25

I have a one to many relationship coming from a stored procedure. I have several one to many relationships in the query and i am trying to map these fields to a C# object. The problem i am having is i get duplicate data because of the one to many relationships. Here is a simplified version of my code:

Here is the objects classes:

public class Person
{
    public int Id { get; set; }
    public string Name { get; set; }
    public List<Color> FavoriteColors { get; set; }
    public List<Hobby> Hobbies { get; set; }

    public Person()
    {
        FavoriteColors = new List<Color>();
        Hobbies = new List<Hobby>();
    }
}

public class Color
{
    public int Id { get; set; }
    public string Name { get; set; }
}

public class Hobby
{
    public int Id { get; set; }
    public string Name { get; set; }
}

Here is how I am retrieving the data:

using (SqlConnection conn = new SqlConnection("connstring.."))
{
    string sql = @"
                    SELECT 
                        Person.Id AS PersonId, 
                        Person.Name AS PersonName, 
                        Hobby.Id AS HobbyId,
                        Hobby.Name AS HobbyName,
                        Color.Id AS ColorId,
                        Color.Name AS ColorName
                    FROM Person
                    INNER JOIN Color on Person.Id = Color.PersonId
                    INNER JOIN Hobby on Person.Id = Hobby.PersonId";
    using (SqlCommand comm = new SqlCommand(sql, conn))
    {
        using (SqlDataReader reader = comm.ExecuteReader(CommandBehavior.CloseConnection))
        {
            List<Person> persons = new List<Person>();
            while (reader.Read())
            {
                Person person = new Person();
                //What to do
            }
        }
    }
}

As you can see there can be multiple colors and hobbies for a given Person. Usually, I would use Entity Framework to solve this mapping but we are not allowed to use any orms. Is there a technique to properly unflatten this data?

  • Maybe you can use reflect to build sql and get the result – Jeffrey Zhang Dec 9 '14 at 4:11
  • @JeffreyZhang Hello, I do not know what you mean. What is reflect? And how would building sql me in mapping? Sorry for the questions just trying to understand. – Luke101 Dec 9 '14 at 4:15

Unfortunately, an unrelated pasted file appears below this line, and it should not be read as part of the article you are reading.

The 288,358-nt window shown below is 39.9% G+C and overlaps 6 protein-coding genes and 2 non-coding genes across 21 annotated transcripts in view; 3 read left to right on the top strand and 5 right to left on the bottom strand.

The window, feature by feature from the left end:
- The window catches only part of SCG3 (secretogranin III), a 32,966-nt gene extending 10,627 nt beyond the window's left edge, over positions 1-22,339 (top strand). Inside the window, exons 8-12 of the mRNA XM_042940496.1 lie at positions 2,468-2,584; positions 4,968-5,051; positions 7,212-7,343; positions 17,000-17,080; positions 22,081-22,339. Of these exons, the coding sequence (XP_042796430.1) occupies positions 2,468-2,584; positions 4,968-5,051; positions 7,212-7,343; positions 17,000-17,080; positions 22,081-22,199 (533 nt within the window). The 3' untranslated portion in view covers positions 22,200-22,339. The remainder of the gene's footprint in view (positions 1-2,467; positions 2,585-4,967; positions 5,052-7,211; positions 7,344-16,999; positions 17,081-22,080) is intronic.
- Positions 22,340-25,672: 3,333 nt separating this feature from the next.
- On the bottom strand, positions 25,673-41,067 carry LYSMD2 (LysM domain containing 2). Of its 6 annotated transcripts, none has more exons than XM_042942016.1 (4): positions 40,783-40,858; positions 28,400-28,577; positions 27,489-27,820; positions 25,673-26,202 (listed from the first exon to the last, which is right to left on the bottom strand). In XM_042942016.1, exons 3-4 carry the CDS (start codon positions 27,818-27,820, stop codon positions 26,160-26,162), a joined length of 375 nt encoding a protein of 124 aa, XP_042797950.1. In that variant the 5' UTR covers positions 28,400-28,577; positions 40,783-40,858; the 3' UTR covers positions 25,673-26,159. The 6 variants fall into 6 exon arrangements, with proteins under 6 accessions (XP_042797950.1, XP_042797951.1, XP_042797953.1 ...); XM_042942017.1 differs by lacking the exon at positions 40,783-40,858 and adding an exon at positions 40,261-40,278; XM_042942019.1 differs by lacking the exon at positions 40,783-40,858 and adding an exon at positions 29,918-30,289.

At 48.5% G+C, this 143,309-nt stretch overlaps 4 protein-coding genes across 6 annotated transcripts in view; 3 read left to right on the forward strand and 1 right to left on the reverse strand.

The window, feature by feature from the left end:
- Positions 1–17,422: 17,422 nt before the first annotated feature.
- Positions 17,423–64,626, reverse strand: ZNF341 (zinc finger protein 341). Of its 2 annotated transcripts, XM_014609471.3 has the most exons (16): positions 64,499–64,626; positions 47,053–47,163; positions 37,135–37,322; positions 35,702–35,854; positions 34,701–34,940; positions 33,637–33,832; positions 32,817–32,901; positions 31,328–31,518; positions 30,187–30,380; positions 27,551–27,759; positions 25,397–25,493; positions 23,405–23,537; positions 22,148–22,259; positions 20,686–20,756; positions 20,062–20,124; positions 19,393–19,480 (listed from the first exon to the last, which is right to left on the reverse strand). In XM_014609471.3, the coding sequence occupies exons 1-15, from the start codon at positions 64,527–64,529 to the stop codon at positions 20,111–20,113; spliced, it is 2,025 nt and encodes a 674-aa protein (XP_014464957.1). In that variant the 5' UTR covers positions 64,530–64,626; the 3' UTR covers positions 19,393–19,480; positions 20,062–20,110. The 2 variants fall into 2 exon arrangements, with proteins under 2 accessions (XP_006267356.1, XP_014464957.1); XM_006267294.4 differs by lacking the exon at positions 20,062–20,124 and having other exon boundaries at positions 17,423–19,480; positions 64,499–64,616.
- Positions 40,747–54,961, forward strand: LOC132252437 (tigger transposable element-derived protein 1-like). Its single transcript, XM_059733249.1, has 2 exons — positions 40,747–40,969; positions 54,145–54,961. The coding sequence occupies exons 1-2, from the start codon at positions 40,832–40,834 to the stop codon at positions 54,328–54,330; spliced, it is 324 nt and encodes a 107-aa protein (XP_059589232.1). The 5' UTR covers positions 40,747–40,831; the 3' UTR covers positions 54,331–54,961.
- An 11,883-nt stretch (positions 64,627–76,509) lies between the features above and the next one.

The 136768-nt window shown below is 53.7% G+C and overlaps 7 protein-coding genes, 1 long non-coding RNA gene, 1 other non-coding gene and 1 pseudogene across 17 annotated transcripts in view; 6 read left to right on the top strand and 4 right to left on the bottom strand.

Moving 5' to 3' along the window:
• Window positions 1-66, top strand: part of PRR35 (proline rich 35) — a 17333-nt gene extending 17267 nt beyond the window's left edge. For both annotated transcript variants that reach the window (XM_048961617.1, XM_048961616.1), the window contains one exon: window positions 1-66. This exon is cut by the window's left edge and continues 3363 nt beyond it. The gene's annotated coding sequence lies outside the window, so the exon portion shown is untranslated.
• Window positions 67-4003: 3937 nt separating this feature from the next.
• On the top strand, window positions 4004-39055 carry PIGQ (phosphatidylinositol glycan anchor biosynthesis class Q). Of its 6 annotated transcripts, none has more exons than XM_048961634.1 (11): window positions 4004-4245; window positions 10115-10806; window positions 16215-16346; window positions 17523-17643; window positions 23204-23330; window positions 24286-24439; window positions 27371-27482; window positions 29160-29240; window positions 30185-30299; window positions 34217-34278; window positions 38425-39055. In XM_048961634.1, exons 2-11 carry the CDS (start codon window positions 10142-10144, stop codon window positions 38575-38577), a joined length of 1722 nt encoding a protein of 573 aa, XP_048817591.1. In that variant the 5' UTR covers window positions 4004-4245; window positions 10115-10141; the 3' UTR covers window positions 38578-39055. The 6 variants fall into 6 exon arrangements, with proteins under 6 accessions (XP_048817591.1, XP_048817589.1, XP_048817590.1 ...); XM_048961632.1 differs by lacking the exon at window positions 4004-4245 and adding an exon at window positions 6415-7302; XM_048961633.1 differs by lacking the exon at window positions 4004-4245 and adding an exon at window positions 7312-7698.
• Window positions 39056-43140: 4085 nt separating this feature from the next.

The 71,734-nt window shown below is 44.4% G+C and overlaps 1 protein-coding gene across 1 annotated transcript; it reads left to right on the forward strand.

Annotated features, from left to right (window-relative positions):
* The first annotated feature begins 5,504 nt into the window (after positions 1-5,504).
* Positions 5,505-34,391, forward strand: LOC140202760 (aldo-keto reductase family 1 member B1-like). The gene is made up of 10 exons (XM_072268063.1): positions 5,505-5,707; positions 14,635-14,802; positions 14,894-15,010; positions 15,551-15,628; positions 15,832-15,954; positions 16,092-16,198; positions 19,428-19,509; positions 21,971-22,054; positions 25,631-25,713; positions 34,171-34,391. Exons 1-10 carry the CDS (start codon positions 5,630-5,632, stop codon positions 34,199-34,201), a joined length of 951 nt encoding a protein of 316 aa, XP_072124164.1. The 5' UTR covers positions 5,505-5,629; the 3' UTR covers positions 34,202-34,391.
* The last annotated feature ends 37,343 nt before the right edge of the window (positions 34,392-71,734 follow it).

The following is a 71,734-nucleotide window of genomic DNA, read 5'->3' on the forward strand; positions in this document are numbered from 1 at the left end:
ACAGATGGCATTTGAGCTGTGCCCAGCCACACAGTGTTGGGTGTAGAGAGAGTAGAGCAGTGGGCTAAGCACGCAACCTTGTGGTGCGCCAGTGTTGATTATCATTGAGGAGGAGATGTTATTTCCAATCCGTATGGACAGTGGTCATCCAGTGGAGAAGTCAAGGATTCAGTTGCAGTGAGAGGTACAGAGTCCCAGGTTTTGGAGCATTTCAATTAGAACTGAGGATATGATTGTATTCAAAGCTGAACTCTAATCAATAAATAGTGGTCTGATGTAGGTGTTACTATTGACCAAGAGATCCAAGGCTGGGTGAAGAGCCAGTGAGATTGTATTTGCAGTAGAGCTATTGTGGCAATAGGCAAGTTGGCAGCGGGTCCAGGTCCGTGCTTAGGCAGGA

• You will need 3 "select" statements. – Riad Baghbanli Dec 9 '14 at 4:18
  • While iterating on the reader check if the existing row person id exists in the person list. If not create a new person object and declare two separate lists to hold the hobby and color info. For subsequent iterations go on populating these two lists because these will always be the same persons data. One you get to a new record for a new person, add these lists to the person object and start over with a new person object – koder Dec 9 '14 at 4:23
15

The idea is while iterating on the reader check if the existing row person id exists in the person list. If not create a new person object and declare two separate lists to hold the hobby and color info. For subsequent iterations go on populating these two lists because these will always be the same persons data. One you get to a new record for a new person, add these lists to the person object and start over with a new person object

Below is the sample code:

                string sql = @"
                SELECT 
                    Person.Id AS PersonId, 
                    Person.Name AS PersonName, 
                    Hobby.Id AS HobbyId,
                    Hobby.Name AS HobbyName,
                    Color.Id AS ColorId,
                    Color.Name AS ColorName
                FROM Person
                INNER JOIN Color on Person.Id = Color.PersonId
                INNER JOIN Hobby on Person.Id = Hobby.PersonId
                Order By PersonId"; // Order By is required to get the person data sorted as per the person id